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Concert Review: Larkin Poe Returns Home

© by Nathan Badley

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Playing alongside names like Elvis Costello and Conor Oberst would make any band proud and understandably so. No one would frown at the idea of sharing a stage with artists that have influenced entire generations of musicians while putting their own spin on classic sounds that are known and revered worldwide.

For Larkin Poe, though, this is not the pinnacle of their career. It is more of a stepping stone on the way to something much bigger.

Since 2010, sisters Rebecca and Megan Lovell have been able to put those feathers in their cap. After performing at the Grand Ole Opry and on A Prairie Home Companion, the two regrouped to form the roots rock group that has made them known in the musical world. Since then, they were selected by producer T. Bone Burnett for Lost on the River: The New Basement Tapes, a reworking of lyrics written by Bob Dylan, as well as performing on Southern Gravity, the well-reviewed solo debut of Sugarland’s Kristian Bush.

Despite this, it is their own solo offerings, 2014’s KIN, and the reworking of this album, 2016’s Reskinned¸ that make the band stand out. While sticking true to the musical southern roots, the sister’s Lovell have managed to create a sound that is timeless, yet  somehow still modern.

It was in between legs of Costello’s latest tour that Larkin Poe took time to return home, headlining a show at Atlanta’s fantastic Terminal West.

From the start, it was obvious that it was a homecoming of sorts. While many of the crowd enjoyed the odd drink or the hipster-friendly sweet potato taco from adjacent Stationside, the curtain to the sisters worked double time as people made their way in and out. When Megan emerged for a minute or more, she immediately found herself signing an autograph.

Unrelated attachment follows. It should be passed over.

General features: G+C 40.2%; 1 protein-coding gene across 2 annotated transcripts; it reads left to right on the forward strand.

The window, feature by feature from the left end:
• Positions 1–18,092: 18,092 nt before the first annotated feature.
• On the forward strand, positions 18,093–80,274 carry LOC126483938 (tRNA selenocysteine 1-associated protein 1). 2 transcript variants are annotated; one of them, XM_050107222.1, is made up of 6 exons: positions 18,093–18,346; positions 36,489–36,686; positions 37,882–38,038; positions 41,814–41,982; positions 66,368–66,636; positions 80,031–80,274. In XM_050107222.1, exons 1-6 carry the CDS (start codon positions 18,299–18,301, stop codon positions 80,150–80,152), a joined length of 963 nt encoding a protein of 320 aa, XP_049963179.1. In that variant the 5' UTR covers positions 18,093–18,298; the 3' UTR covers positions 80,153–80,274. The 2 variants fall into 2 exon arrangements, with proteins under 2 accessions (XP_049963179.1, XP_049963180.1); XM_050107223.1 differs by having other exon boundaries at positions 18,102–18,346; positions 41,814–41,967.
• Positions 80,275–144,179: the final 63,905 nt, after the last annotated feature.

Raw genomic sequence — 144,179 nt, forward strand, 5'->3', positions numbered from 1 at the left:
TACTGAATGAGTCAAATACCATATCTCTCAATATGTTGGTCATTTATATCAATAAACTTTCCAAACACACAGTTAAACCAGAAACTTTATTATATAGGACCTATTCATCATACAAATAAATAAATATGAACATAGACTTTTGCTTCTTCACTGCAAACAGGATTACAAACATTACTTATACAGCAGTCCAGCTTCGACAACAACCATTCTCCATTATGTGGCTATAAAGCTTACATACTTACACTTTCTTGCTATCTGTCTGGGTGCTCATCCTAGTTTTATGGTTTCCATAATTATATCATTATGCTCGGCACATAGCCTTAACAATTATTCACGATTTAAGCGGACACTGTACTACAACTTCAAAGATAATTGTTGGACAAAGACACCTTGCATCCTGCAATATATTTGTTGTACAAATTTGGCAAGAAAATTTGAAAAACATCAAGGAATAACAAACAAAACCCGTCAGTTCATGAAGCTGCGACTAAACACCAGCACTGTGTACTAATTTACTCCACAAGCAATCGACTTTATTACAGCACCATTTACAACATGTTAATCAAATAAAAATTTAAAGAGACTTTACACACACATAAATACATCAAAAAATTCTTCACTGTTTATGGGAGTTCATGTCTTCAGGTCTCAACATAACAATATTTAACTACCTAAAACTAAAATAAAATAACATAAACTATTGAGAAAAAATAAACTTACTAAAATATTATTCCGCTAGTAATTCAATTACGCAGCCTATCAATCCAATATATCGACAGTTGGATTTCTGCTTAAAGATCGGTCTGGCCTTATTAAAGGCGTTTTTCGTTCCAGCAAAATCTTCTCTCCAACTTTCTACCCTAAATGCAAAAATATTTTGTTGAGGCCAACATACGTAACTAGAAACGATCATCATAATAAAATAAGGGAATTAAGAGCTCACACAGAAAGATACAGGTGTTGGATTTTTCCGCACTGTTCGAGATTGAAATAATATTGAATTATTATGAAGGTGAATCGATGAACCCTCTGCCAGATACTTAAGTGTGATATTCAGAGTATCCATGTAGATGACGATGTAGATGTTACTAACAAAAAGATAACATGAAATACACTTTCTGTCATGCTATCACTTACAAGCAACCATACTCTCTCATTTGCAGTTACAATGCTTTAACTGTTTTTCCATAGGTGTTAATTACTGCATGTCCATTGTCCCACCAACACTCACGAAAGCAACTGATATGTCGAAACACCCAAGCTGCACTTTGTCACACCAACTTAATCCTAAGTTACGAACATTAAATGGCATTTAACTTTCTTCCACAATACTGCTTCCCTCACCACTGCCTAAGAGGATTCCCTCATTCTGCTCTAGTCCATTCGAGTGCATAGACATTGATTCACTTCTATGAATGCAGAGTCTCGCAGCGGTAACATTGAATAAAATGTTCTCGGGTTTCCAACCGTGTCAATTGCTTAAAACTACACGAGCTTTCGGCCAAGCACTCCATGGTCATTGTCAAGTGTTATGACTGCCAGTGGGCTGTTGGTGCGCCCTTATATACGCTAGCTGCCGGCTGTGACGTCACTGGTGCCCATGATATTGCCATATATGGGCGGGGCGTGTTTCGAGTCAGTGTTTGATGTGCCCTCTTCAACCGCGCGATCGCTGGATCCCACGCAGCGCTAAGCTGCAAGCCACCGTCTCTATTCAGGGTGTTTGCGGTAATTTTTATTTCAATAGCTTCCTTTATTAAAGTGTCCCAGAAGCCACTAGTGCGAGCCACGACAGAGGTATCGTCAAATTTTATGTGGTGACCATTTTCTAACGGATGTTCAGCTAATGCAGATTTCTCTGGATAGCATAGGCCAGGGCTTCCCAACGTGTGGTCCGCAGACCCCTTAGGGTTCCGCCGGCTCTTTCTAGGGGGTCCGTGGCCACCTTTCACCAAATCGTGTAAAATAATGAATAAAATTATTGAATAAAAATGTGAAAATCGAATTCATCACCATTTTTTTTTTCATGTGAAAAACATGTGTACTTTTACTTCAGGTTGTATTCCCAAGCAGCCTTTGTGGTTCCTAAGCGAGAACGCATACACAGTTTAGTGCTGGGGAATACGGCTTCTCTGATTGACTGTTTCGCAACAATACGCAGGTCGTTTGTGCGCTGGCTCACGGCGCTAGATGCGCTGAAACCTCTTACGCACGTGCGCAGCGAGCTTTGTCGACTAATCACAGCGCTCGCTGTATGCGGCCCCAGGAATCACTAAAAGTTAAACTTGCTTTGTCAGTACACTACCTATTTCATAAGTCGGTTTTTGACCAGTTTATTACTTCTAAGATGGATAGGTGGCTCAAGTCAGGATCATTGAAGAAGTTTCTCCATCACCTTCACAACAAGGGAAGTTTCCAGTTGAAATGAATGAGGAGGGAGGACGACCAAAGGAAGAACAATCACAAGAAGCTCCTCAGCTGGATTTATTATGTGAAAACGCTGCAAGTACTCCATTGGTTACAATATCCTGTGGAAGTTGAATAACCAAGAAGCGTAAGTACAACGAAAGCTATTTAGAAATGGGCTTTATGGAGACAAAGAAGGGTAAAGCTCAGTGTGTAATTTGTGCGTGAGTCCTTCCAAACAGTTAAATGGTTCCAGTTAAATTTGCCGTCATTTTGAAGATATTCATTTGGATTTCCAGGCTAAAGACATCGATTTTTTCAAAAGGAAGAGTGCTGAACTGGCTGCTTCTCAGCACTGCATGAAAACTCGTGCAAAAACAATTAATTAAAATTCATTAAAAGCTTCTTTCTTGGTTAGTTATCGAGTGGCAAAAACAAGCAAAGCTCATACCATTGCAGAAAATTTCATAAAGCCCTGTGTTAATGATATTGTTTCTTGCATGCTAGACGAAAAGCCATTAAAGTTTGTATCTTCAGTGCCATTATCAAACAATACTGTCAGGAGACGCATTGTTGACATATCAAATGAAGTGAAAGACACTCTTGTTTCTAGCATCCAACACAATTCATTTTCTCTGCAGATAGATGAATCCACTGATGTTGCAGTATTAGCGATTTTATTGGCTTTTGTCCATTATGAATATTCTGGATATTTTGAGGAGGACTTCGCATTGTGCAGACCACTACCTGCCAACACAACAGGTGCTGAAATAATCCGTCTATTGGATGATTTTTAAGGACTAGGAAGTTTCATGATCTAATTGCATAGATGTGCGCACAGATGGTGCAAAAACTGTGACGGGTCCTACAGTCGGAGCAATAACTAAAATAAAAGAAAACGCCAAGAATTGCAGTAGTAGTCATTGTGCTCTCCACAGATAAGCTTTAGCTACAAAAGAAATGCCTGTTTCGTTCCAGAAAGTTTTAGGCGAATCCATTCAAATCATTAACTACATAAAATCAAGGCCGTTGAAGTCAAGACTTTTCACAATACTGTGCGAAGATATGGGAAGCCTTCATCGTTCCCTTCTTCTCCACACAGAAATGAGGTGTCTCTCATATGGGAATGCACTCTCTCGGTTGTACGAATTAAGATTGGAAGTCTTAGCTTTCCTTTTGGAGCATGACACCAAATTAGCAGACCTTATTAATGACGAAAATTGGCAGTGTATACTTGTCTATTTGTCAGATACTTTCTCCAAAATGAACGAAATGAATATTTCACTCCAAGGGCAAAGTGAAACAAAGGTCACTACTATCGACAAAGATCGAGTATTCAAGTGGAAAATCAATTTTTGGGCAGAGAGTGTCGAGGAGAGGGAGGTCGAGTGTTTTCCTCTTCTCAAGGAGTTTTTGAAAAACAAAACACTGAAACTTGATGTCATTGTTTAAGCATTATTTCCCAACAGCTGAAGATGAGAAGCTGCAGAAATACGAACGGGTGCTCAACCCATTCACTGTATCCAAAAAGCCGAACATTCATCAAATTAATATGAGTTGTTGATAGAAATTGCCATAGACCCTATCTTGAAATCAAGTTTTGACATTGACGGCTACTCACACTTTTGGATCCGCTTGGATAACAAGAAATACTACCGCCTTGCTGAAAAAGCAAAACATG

The room began to fill as the mix of Americana and classic rock played beforehand, never quite reaching capacity. Perhaps this was an indicator that it was a Thursday night and the Atlanta crowd had opted for a responsible midweek bedtime.  Perhaps it was an indicator that Larkin Poe is one of the most overlooked acts out today.

The show began with a set by Sam Burchfield. While Burchfield may not be a household name at this point either, this is more of a conscious decision on his part than an ignorance of his many talents. Selected for season 13 of American Idol, Burchfield stopped short of going to Hollywood, instead opting to keep his retro sound under his own control.

Burchfield’s set kicked off with a funky song complete with a Motown-esque horn section. This horn section, and his band as a whole, frequently stole the show with fantastic solos. The second number was dominated by an amazing saxophone solo. During a song that was a new take on Bonnie and Clyde, the band members filled in behind Burchfield’s vocals with a full harmony, giving the song a great southern roots feel.

This is not to say that Burchfield was content to let the band take over the show. Throughout each song, his infectious energy took over the crowd. When the songs reached a danceable peak, the crowd was more than happy to follow their fedora-clad leader. When he brought the energy back down, the crowd listened intently. Burchfield led the crowd through a roller coaster of changes, hitting everything in the realm of Americana music from blues to Motown-era R&B to folk to rock. At one point, he even appeared to scat, although there is a chance that my ears may just be getting too old to decipher lyrics at live shows.

The audience danced along throughout. One woman broke into a salsa as Burchfield celebrated Cinco de Mayo with the interpolation of Spanish. As the set ended, the horn section danced through the crowd, creating a party-like atmosphere that certainly had the energy buzzing for Larkin Poe.